I spent the day in Harlem yesterday. I’d like to say I took the A Train subway there, but truth be told, I took the 1 to 125th and Morningside Drive to meet Stefon Harris and Michele Wright at Manhattan School of Music. Michele works in administration there and took my jazz class several years back and Stefon continues to impress me as not only one of the world’s premier jazz vibraphonists, but also one of the kindest and generous human beings I know. He always overdoses on praising me when introducing me to others, but I noticed he does the same with everyone, picking out the one (or many) qualities that impresses him about the person he’s talking about, be in a fellow jazz player or an 18-year old student. He likes the way I teach and the way I think about teaching and keeps saying things like, “We should write a book together! We should give some workshops together.” I now know that there will be no follow through, not because he isn’t sincere, but because he has a few hundred other more notable projects on his plate. Still, I’m flattered to hear him say it.
Sitting in Stefon’s office with the big poster of all the jazz musicians in that famous photo titled “A Great Day in Harlem” and another of Miles Davis, Michele told me that this location used to be where Julliard was. That meant that Miles Davis had sat in some of these classrooms. He went to Julliard as a young musician, taking classes during the day and then hanging out with Charlie Parker and Dizzy Gillespie at night. He finally realized that Diz and Bird were the true school he needed and the only tuition was big ears, hard work, experimentation and dedication. He dropped out of Julliard and began studying not for his Masters, but to become a Master. Stefon and Michele hadn’t thought about Miles being there and it brought a new kind of reverence into the room.
After showing me a bit around the school, they both took me to lunch and then I set off on a mini-pilgrimage to find the Apollo Theater and Minton’s Playhouse, two iconic places in jazz history that I talk about with my 8th grade kids, but had never been to. Ella Fitzgerald got her start at the Apollo in the 30’s and Thelonius Monk held court at Minton’s between midnight and 6 in the morning as Charlie Parker, Dizzy Gillespie, Kenny Clarke, Max Roach and others were working out the next step in jazz’s flowering—be-bop. This also was the place where Miles hung out for his real schooling. They played to probably 10 to 20 people in the audience, earned next-to-nothing, but were true to their calling to find out what else they could say in this emerging expressive language. And it turns out they found a lot to say!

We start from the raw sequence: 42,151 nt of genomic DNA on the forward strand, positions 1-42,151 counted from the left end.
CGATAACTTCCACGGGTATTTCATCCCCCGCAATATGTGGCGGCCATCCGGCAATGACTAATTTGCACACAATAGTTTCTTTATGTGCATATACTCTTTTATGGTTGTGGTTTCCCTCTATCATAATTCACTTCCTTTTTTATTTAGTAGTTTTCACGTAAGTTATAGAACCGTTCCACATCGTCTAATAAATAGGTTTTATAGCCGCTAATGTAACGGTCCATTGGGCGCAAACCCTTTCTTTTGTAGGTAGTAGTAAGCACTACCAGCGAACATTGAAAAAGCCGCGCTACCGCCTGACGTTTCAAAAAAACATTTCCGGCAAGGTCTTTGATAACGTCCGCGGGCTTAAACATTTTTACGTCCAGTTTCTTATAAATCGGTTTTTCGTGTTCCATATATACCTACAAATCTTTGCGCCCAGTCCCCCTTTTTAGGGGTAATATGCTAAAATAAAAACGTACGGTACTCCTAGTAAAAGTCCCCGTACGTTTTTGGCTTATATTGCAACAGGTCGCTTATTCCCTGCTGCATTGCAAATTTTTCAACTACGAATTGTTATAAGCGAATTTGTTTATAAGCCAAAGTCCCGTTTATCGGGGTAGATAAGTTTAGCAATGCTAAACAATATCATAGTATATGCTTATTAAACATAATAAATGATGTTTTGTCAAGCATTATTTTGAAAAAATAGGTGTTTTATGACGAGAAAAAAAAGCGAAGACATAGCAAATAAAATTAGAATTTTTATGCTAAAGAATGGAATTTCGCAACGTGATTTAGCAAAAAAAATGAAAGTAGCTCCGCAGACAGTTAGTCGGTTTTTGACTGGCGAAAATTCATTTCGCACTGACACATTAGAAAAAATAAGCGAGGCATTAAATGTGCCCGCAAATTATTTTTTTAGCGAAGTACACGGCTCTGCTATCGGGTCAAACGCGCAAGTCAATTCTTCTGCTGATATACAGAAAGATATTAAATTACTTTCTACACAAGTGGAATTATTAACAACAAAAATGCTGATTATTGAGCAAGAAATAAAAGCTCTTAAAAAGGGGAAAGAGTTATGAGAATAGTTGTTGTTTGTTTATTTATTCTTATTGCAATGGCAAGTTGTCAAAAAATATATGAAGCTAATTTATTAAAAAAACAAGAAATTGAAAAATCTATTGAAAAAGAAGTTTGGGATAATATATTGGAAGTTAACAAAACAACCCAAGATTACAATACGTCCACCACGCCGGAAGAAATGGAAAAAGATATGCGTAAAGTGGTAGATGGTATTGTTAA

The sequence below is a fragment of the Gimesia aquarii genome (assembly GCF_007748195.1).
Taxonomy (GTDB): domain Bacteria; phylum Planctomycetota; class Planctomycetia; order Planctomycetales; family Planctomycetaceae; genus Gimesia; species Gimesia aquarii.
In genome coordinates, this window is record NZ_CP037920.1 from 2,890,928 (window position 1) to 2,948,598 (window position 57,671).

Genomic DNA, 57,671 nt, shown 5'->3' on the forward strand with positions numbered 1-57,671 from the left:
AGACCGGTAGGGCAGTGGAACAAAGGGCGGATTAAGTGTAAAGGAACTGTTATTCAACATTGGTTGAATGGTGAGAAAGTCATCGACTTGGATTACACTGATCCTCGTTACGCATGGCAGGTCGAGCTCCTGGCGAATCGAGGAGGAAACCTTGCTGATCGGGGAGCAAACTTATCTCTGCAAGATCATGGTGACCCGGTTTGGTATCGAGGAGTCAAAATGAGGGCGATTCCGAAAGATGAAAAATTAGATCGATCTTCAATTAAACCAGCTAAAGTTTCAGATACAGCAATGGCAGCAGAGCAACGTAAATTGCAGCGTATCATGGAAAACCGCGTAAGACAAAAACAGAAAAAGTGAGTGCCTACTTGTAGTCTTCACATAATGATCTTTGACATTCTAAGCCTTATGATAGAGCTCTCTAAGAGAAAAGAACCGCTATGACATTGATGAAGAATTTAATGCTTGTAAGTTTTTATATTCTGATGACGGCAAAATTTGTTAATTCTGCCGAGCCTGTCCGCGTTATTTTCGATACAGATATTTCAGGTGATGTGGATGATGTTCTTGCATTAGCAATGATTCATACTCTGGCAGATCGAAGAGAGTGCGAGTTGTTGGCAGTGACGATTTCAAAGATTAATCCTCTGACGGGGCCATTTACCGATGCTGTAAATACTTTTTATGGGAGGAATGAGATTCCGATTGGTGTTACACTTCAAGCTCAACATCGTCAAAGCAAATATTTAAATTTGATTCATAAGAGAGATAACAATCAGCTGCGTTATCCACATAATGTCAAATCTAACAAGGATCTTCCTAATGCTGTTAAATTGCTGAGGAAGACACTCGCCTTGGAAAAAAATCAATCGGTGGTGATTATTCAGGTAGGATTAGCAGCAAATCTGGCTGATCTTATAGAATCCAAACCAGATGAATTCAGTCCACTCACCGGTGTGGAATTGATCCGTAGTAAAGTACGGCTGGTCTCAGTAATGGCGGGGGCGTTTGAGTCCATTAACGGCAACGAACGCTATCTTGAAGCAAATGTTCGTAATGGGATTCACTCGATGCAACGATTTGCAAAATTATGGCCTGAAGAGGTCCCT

While the country was in the midst of deciding yesterday who would be the next people in positions of power and authority, some by virtue of dark money and lying promises, I was spending time in the landscape of the folks who rose to positions of spiritual and cultural power and authority, achieved through disciplined effort and lives spent living and expressing their truth. How different we would become if that yawning gap between political power and cultural power was smaller. Both require very different ambitions, one to serve people by helping make better living conditions, one to soothe people who hurt with the things we human beings hurt with some comfort and respite through art. Both can take those ambitions in the wrong direction, turning it toward their own ego and forgetting the service component. When the artist does that, nobody gets too hurt. When the politician does that, it wreaks havoc. As we well know.
After my walk, I returned to Manhattan School and sat in on a Master Class with Ron Carter. And guess who Ron Carter played with back in the60’s? Miles Davis! Lots of intersecting circles to my day! When a student began a question with “You’ve had a long and illustrious career…”, Mr. Carter interrupted him and corrected him: “I’m still having it!” At 81 years old. Again, it felt right and good to be in the presence of an elder who lived an authentic life doing whatever it took to bring beauty to people. He was soft-spoken, humbly authoritive and generous in sharing his thoughts and a little bit of music with the young people gathered.
This was a good day to spend a day in the midst of the scary election. It was a Great Day in Harlem!